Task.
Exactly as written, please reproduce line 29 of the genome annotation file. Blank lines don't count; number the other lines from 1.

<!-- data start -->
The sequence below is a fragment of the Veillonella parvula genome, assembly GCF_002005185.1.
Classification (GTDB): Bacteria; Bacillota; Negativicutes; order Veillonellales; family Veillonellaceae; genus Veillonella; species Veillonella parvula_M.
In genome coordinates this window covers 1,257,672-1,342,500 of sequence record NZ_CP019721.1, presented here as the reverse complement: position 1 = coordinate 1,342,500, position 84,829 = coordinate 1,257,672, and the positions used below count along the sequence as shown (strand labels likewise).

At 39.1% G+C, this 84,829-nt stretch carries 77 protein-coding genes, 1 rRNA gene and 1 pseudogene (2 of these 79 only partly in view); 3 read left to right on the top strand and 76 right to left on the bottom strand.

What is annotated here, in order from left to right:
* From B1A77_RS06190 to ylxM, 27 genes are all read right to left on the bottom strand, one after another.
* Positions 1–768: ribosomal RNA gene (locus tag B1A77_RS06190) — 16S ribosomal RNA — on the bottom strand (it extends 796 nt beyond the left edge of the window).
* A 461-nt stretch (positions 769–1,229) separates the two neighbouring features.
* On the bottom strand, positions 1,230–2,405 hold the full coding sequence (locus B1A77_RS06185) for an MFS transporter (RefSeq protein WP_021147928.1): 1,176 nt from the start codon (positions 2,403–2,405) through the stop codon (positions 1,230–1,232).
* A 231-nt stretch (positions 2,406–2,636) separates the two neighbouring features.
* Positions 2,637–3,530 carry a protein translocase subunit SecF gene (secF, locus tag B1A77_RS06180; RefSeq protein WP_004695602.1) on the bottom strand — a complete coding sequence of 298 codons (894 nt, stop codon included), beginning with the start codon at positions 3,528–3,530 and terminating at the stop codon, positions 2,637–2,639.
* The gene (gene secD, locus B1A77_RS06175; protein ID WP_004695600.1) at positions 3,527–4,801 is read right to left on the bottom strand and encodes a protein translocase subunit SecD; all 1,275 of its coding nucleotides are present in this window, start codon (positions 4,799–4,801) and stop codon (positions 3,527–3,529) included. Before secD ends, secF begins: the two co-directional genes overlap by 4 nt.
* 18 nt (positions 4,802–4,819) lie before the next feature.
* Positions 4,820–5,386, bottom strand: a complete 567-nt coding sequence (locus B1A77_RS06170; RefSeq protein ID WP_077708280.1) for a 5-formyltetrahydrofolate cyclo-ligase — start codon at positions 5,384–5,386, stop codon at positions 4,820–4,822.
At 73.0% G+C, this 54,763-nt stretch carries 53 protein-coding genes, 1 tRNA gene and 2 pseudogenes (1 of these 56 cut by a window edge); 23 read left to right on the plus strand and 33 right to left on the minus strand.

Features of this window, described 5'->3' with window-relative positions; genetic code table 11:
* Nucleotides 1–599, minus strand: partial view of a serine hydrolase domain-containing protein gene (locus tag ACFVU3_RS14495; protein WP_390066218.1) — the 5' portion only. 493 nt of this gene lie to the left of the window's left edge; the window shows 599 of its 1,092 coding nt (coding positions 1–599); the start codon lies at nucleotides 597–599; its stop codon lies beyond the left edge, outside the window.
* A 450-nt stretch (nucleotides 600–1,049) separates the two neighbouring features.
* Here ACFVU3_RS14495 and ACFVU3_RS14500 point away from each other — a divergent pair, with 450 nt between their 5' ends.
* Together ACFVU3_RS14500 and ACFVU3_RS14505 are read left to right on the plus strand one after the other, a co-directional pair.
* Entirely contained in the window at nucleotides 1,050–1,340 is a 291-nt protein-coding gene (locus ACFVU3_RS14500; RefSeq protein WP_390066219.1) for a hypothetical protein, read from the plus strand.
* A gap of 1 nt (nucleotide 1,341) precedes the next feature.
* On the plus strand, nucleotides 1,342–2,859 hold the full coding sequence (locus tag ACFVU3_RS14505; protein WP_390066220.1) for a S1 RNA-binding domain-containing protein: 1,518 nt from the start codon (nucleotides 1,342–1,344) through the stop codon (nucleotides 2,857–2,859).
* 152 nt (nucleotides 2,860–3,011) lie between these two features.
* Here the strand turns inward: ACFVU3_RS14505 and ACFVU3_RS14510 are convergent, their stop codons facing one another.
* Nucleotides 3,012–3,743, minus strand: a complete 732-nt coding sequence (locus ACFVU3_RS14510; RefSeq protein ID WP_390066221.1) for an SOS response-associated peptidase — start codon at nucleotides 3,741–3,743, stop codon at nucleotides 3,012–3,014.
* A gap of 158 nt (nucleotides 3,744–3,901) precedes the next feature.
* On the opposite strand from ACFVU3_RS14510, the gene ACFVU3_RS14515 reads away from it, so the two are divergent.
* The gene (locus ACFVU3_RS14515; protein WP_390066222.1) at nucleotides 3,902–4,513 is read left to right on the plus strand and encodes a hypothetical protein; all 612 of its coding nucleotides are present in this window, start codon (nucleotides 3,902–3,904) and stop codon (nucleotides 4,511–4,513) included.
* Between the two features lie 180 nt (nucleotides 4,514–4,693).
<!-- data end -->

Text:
* The gene (locus ACFVU3_RS14515; protein WP_390066222.1) at nucleotides 3,902–4,513 is read left to right on the plus strand and encodes a hypothetical protein; all 612 of its coding nucleotides are present in this window, start codon (nucleotides 3,902–3,904) and stop codon (nucleotides 4,511–4,513) included.